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Childhood immunisation changes excluded from GP contract documents

Childhood immunisation changes excluded from GP contract documents

Exclusive Concessions to the controversial childhood immunisation programme, which would allow practices in England to exception report in specific circumstances, have not been included in the official contract documents, Pulse has learned.

As part of the letter announcing the contract imposition last month, NHS England said it would allow practices to exception report for the childhood immunisations QOF indicators when patients registered at the practice too late in the financial year or are too old for the programme.

Although these were minor concessions, they were widely seen as being the only positive elements of the contract imposition for GPs.

However, the latest official documents for the contract explicitly exclude this form of exception reporting.

NHS England and the BMA have both said that practices will be allowed to exception report in these circumstances, but experts have said that it seems that these changes have been ‘dropped or forgotten’.

There has been huge controversy around the immunisations indicators, with practices in deprived areas especially missing out on payments because they have been unable to exception report patients who refuse to respond to multiple attempts at contact.

In the contract imposition letter, NHS England stopped short of remedying this, but did state: ‘A new Personalised Care Adjustment [exception report] will also be introduced for patients who registered at the practice too late (either too late in age, or too late in the financial year) to be vaccinated in accordance with the UK national schedule (or, where they differ, the requirements of the relevant QOF indicator).’

However, the Government’s Statement of Financial Entitlements (SFE) and QOF guidance published by NHS England explicitly stated that the only form of exception reporting allowed for the three childhood immunisations indicators was related to clinical contraindications, with no changes to the previous years’ contracts (see fact file).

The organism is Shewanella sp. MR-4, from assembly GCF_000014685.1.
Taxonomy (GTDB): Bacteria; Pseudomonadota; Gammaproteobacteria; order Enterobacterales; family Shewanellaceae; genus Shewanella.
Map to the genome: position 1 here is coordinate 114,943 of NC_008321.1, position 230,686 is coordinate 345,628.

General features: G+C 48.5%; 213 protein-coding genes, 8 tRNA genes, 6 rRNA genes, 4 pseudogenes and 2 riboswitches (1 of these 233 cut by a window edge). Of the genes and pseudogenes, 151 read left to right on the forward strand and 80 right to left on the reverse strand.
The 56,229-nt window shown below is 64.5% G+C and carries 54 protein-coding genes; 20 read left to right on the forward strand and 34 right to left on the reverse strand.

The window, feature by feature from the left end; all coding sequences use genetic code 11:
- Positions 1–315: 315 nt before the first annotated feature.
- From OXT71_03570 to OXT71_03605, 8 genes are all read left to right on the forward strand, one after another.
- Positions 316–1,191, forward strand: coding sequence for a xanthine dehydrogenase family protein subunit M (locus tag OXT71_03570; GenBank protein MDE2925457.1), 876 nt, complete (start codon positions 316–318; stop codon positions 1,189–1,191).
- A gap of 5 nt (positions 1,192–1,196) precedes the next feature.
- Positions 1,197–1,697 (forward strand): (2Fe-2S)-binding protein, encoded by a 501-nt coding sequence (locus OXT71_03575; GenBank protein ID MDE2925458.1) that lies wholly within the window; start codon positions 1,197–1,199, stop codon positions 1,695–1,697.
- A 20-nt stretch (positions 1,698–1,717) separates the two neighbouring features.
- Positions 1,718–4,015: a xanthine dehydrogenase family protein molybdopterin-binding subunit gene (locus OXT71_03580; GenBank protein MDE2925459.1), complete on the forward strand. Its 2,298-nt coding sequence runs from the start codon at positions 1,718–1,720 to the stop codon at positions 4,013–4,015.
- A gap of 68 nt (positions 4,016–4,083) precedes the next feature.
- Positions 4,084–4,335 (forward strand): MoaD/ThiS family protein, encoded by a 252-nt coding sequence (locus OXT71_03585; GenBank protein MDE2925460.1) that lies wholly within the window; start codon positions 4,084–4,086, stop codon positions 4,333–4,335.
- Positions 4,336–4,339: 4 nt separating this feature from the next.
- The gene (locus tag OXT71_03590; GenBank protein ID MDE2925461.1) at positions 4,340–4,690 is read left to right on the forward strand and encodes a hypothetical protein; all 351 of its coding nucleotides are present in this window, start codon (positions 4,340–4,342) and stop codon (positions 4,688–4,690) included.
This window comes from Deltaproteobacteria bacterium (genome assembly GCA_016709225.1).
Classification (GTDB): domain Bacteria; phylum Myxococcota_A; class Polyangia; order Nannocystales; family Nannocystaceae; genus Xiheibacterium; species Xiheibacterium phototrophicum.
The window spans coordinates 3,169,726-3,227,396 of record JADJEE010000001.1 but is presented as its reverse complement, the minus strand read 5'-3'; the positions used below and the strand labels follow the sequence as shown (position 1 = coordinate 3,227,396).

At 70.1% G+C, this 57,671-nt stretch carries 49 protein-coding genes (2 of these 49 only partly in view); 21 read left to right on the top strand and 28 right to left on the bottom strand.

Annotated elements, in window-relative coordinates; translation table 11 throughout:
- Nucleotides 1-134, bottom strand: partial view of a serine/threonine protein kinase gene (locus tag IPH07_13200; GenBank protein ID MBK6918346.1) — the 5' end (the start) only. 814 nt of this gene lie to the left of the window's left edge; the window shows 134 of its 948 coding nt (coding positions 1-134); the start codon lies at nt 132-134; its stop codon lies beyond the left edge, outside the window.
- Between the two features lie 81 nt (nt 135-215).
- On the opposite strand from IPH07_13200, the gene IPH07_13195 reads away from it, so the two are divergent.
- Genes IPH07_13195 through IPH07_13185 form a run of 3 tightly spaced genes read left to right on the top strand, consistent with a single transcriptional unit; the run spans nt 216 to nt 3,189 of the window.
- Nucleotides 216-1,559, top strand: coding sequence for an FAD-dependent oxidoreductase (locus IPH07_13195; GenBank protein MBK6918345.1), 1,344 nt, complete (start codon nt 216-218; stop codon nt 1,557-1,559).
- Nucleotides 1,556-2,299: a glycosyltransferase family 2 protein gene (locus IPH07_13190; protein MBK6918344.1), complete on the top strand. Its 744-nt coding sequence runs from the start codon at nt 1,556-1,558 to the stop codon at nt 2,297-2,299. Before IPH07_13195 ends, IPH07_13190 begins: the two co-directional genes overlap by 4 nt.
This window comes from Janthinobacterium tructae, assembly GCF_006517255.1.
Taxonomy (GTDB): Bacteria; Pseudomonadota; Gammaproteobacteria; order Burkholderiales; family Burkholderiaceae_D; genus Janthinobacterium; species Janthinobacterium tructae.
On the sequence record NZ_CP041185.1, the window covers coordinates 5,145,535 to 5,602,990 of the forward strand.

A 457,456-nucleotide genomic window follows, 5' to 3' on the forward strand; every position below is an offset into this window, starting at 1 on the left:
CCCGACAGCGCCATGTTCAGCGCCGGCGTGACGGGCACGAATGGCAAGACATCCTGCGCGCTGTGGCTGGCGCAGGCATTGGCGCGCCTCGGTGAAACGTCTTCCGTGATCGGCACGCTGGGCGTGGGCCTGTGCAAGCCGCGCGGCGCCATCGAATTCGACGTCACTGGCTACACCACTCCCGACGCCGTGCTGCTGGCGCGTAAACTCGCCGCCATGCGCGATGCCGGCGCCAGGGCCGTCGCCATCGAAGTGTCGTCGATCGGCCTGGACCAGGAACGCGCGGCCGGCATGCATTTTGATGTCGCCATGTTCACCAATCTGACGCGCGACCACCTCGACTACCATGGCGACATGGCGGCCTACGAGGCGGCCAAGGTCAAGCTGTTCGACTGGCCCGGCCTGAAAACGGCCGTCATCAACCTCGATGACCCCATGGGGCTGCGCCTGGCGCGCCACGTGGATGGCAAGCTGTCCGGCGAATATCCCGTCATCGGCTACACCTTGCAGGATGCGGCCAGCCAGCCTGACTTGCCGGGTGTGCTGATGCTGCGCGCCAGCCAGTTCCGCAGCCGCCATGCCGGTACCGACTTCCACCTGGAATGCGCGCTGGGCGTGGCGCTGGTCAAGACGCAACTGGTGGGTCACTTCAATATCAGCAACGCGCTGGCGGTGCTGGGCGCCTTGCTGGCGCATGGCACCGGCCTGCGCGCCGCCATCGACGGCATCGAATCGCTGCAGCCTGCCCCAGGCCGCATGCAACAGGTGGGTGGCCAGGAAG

What the SFE and QOF guidance state

Page 79 of the SFE lists five reasons for exception reporting, listed (a) to (e), that include: (a) a service being unavailable; (c) the patient being unwilling to receive the intervention; (d) the patient failing to respond to requests to invitations; and (e) issues around timing for newly registered or diagnosed patients.

However, it states ‘only criterion (b) will apply to the following indicators: VI001, VI002 and VI003’, which are the childhood immunisation indicators. Criterion (b) states: ‘The intervention described in the indicator is clinically unsuitable for the patient. This may be due to specific reasons such as the patient being on maximum tolerated doses of medication, allergies, contraindications or other medication intolerances or broader reasons such as it being clinically inappropriate to review disease parameters due to particular circumstances such as being at the end of their life or having a supervening condition against which QOF interventions need to be balanced.’

Meanwhile, page 95 of the QOF guidance says that patients vaccinated overseas can be counted as a ‘success’ for QOF purposes. However, for each of the indicators, it states: ‘The only personalised care adjustment applicable is where the intervention described in the indicator is contraindicated for the patient.’ 

NHS England told Pulse that the personal care adjustment mentioned in the letter is ‘active’, and that they do not routinely list all of the PCAs currently active.

Meanwhile, Dr Clare Bannon, BMA England GP committee deputy chair, said: ‘We are pleased to see the NHS England has implemented this change that we fought hard for during negotiations, so that practices do not miss out on vital funding through no fault of their own, and we’d urge NHS England to promote this in its guidance to reassure practices. 

‘Unfortunately though, it does not go far enough, as it currently does not include those people who refuse the vaccine despite practices’ best efforts to educate and support them to have it.’

But Swindon GP Dr Gavin Jamie, who runs the QOF database, told Pulse that the SFE is the ‘definitive source of contractual information – everything else is just comms’.

He added: ‘The wording on the SFE has not changed since the last two years. To me this looks like it has been dropped, or at least forgotten.

‘The SFE is quite explicit and the [NHS England] response that it is not exhaustive does not make a lot of sense. The only document to mention exception reporting for impossible patients is the letter and this is, contractually, the weakest of the three.’

Please note there is an update to this story here


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Please note, only GPs are permitted to add comments to articles

David Church 14 April, 2023 9:20 am

so, Government lied again.
Is anybody surprised?

Paul Scott 14 April, 2023 1:17 pm

Does this now make doing childhood imms non-viable and a pure charity case at partners’ personal expense? Many practices will have had no reimbursement for 22/23 for extensive clinical and admin time/effort. Does the GPC now need to give new advice to cease this activity?

Rogue 1 14 April, 2023 2:55 pm

Dont we just except them under that code then?